@keenanw A great example of how music can affect the experience. The tension felt in the Geoscape and in battle was because of the music.
@larrington [Generous giver-to-me of a copy of Legends of Valor, complete with ultro-map] Several reasons. Multiple layers of control (geoscape/battlescape/research/production) means I feel like the fate of humanity is properly in my control & anthropomorphism of troops. Aside from some minor interface quirks there’s so little I’d want to change.
@imperialcreed [Really truly called Barry White.] Still, to this day, it instills more terror and creates more tension in the combat missions than you’ll find almost anywhere else.
@twistedinc Fantastic mix of taut tactical combat, engaging management sim, good writing and an evolving set of problems.
@jazmcdougal [PC Gamer contributor, owner of awesome name] Competing with rivals, trying to be a good security business while researching and fighting aliens, was a rewarding balancing act.
@lobo_tuerto X-COM matters so much because it was an integral experience, it had 3 very different contexts (base building, earth-view, battle-field) it had economics simulation (budgets), research, and it gave you a thrill everytime you went to explore a site!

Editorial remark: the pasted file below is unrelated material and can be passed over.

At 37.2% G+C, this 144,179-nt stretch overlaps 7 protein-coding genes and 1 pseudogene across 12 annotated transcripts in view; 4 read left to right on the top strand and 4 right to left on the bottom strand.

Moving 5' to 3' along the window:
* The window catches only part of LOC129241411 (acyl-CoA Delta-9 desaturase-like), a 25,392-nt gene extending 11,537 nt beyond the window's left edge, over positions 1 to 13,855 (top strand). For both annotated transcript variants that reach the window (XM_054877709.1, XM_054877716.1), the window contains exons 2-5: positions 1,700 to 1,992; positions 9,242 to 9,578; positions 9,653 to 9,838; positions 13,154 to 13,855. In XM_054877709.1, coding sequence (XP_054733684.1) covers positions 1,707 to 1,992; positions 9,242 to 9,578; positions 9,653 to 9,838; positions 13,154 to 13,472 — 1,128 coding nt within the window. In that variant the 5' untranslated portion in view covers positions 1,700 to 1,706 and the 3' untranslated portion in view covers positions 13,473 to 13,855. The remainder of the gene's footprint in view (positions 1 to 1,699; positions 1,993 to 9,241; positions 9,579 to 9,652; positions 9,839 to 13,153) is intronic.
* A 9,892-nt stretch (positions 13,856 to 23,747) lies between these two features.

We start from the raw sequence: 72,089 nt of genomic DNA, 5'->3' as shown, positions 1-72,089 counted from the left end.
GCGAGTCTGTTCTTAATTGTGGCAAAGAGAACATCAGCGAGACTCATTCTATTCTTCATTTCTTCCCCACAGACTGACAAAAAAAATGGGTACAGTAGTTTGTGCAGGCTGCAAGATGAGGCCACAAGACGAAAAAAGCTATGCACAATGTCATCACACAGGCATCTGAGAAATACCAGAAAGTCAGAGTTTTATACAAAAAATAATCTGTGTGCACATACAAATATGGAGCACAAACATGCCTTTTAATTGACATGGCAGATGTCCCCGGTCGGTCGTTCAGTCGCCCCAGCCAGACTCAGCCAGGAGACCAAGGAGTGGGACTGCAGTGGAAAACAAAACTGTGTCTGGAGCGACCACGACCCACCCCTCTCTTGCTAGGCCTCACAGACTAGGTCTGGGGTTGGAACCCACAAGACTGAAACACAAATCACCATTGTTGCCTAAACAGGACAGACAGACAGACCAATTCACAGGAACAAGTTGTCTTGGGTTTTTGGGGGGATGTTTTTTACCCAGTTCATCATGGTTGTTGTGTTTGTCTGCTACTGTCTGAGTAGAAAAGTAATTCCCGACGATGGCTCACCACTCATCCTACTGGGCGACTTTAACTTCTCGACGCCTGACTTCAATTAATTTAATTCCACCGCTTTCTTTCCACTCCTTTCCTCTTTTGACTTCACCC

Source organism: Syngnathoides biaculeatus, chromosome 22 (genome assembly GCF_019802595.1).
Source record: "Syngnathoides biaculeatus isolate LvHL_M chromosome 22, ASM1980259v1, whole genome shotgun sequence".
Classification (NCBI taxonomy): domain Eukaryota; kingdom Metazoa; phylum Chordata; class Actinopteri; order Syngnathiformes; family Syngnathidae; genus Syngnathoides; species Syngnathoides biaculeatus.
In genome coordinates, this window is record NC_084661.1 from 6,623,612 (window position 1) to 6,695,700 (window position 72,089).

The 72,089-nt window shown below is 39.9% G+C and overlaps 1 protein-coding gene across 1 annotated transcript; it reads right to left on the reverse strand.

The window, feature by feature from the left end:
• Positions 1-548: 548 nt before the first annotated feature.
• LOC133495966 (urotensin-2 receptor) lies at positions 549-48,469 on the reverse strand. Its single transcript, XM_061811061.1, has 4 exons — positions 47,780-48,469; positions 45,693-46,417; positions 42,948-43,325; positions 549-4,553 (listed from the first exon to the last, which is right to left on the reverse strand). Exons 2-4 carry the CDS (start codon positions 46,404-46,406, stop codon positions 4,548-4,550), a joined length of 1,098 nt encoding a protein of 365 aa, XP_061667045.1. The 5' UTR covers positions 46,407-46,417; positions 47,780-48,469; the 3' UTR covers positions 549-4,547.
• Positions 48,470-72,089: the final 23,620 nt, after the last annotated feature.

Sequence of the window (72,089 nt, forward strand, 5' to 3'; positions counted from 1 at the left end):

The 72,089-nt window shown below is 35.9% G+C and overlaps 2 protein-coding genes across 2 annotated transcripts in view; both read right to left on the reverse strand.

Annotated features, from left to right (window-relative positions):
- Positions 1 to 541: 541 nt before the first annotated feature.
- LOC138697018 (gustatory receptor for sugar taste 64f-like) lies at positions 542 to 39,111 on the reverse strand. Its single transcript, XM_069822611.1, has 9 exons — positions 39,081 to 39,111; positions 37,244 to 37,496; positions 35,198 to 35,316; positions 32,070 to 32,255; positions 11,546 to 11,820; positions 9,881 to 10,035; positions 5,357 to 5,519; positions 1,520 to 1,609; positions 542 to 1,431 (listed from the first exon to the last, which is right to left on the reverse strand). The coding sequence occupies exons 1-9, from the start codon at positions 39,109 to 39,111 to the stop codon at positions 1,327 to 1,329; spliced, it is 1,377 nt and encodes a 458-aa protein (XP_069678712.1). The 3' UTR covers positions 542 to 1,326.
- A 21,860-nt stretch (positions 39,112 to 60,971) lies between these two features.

@The_B [You know, The B] It’s a series that manages to make you feel incredibly powerful yet immeasurably fragile at the same time.
@misterbrilliant [Editor of PC Zone, frighteningly young] I never played it and I tried to play it once recently but it was old and confusing and I didn’t know what was going on.
@mechtroid Because even when I, a man who hadn’t even HEARD of it until a few months ago started playing, I couldn’t put it down. The game’s simply timeless.
@monstersden [Made Dragon Age Journeys] Because you controlled every aspect of the war against the aliens. Multiple overlapping layers of strategy.
@Chris_emf [formerly of Total Film magazine, floppy hair] For me it was constant tension in combat, which Brian Mitsoda explained here better than I ever could.
@liquidindian People want this amazing update to X-Com, but X-Com was the amazing update to Laser Squad & Rebelstar. Maybe X-Com was the zenith.
@kierongillen [robocrazy] Well, it was the first game I ever reviewed professionally. Or, at least, as professionally as I do anything.
[Kieron scored X-COM 35% in said review, for what it’s worth….
Calm down! It was the the legendarily shoddy Amiga 500 port.]
Thanks for your time, everyone. So, yeah. My turn.